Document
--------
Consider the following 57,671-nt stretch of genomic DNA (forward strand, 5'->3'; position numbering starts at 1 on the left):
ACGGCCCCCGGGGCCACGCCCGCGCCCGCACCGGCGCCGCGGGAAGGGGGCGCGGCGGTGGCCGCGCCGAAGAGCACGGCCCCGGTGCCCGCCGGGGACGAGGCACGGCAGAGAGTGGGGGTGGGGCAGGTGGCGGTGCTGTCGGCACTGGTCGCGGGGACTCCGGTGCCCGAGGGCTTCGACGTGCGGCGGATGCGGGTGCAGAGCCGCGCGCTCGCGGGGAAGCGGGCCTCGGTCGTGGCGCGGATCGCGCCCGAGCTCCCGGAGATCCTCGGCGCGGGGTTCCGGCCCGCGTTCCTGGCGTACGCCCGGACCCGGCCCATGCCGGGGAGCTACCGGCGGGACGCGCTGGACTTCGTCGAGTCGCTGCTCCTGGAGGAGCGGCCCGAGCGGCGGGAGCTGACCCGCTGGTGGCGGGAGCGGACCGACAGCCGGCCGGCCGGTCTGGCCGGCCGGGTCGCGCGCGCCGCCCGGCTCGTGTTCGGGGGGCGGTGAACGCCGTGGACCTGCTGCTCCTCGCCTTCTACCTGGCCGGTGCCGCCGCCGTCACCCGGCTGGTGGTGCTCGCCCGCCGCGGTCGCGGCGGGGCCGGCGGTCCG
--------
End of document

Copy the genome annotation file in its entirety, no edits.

Consider the following 57,671-nt stretch of genomic DNA (forward strand, 5'->3'; position numbering starts at 1 on the left):
ACGGCCCCCGGGGCCACGCCCGCGCCCGCACCGGCGCCGCGGGAAGGGGGCGCGGCGGTGGCCGCGCCGAAGAGCACGGCCCCGGTGCCCGCCGGGGACGAGGCACGGCAGAGAGTGGGGGTGGGGCAGGTGGCGGTGCTGTCGGCACTGGTCGCGGGGACTCCGGTGCCCGAGGGCTTCGACGTGCGGCGGATGCGGGTGCAGAGCCGCGCGCTCGCGGGGAAGCGGGCCTCGGTCGTGGCGCGGATCGCGCCCGAGCTCCCGGAGATCCTCGGCGCGGGGTTCCGGCCCGCGTTCCTGGCGTACGCCCGGACCCGGCCCATGCCGGGGAGCTACCGGCGGGACGCGCTGGACTTCGTCGAGTCGCTGCTCCTGGAGGAGCGGCCCGAGCGGCGGGAGCTGACCCGCTGGTGGCGGGAGCGGACCGACAGCCGGCCGGCCGGTCTGGCCGGCCGGGTCGCGCGCGCCGCCCGGCTCGTGTTCGGGGGGCGGTGAACGCCGTGGACCTGCTGCTCCTCGCCTTCTACCTGGCCGGTGCCGCCGCCGTCACCCGGCTGGTGGTGCTCGCCCGCCGCGGTCGCGGCGGGGCCGGCGGTCCG